Parachut The Netflix of Camera Gear | Melissa Nui

 

About Melissa Nui

Melissa started her career working for the Seattle Seahawks in broadcast journalism. She ultimately decided to leave the industry and became a mother of three. In 2016 she and her husband Philip ventured out to start their own company, Parachut, a camera gear subscription service that has taken the industry by storm. Melissa graduated from Washington State University with a B.S. in Broadcast Journalism.

 

Interview Transcript:

Alan
Welcome back. I’m here today with Melissa Niu. She’s the co founder of parachute bliss. Welcome to the show.

Melissa
Thank you so much for having me.

Alan
So Melissa, it’s, you’ve had a, you’ve had a very unique path is brought you up to where you are today. For the listeners, can you bring that up? In front of us with?

Melissa
Yeah, absolutely. Well, I, you know, I grew up the only girl of five brothers. And so I have a very unique sense of reality, because I feel that I’ve always been able to do anything that my brothers can, whether that’s be a quarterback in the NFL or, or play sports or be a lawyer or be, you know, be a doctor. There’s never been any time in my life that I’ve never felt that I can’t do something. And so I grew up that way. I grew up with men that believed in me. But when push came to shove, I actually had to look at myself and say, what is it that you really believe in yourself? And so I played college volleyball at Washington State, and I got involved with sports broadcast journalism, and I was set on being the sideline, NFL, you know, commentator, sports commentator, whatever. And I got involved in TV and I got involved I was I was the locker room girl, you know. So they would send me out and say, Melissa, go and get some sound from each row. We need some Rodriguez and we need some boon. And I’d say, oh, my gosh, I have no idea who these people are. So I’d have to look them up real fast and make sure I got the right athlete in the locker room is there half dressed. So it was really interesting to learn about myself that I that I didn’t want that, you know, I didn’t care about being on TV and being you know, kind of that that center stage, you no need my ego stroked me in front of the TV, I realized that I was happiest when I was with people. And when I was serving people, so I actually ended up doing sports marketing for the Seattle Seahawks for a few seasons. So that’s kind of my road from college to kind of where my career started. But it was really interesting. I’m a, I’m a faith based girl. And I was constantly surrounded by people that money was everything to them, whether they were athletes, whether they I did a lot of modeling growing up. And so your face and your body and what you owned, and what you wore, was so important to them. And I became so involved with that. And and it was It was tiring, it was tiring to constantly think about how you looked in front of the camera, or how you looked walking down the catwalk or, or what you were driving or the Gucci shoes that you were wearing. So much so that I became hardened. And I became someone that I wouldn’t let in, you know, lead into my life because I was this tough career girl. I was, you know, I was so strong. There’s no one that could stop me in my career. I became I became really hard in this how I calloused is kind of how how I called it. And so it wasn’t until I met my husband that I realized that vulnerability. And you know, the vulnerability and honesty with yourself and with your spouse and your significant other is where happiness is. And so that’s kind of the drawn out version. What do we need specifically.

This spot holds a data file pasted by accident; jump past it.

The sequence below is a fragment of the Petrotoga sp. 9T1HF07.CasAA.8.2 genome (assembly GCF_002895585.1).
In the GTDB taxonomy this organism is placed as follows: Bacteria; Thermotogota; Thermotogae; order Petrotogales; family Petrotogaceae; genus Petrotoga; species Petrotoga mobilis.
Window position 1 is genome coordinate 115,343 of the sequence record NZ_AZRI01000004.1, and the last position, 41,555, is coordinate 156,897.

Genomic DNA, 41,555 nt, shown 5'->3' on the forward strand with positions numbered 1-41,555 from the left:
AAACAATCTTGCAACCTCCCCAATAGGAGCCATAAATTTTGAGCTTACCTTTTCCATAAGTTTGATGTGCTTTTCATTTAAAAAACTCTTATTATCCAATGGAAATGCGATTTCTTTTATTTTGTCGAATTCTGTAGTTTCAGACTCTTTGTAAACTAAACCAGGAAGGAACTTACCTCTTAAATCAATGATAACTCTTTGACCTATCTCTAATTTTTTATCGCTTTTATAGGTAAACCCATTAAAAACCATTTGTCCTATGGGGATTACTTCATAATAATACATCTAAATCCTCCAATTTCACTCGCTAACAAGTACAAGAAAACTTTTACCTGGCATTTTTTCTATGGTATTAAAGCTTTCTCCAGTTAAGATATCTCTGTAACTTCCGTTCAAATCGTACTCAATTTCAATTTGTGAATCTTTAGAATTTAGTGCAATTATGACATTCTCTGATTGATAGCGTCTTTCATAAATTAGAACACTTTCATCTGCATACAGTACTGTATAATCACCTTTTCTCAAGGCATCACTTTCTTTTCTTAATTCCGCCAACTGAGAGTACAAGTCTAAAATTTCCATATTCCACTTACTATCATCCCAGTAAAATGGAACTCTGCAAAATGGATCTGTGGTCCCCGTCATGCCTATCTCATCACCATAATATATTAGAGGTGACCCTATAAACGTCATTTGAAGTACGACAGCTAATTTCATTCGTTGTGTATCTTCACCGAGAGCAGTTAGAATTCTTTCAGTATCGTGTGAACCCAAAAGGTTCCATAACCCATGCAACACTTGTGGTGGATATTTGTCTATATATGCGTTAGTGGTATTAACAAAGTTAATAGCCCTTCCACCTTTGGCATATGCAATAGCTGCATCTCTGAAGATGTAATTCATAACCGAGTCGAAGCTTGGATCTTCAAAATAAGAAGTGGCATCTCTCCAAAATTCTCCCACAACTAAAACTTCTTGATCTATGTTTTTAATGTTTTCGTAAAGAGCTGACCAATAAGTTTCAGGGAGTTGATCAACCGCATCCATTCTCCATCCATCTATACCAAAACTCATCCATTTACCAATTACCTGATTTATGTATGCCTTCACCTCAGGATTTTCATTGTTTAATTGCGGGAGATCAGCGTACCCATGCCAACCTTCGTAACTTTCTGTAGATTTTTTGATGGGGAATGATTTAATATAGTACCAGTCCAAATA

Alan
To transition there when you were sportscast journalism? Yeah, Seattle Seahawks? Eventually you you moved on from that? Yeah. And hell? You know, what was the timing? You met? Your soon to be husband? Was it after you got married or what?

Melissa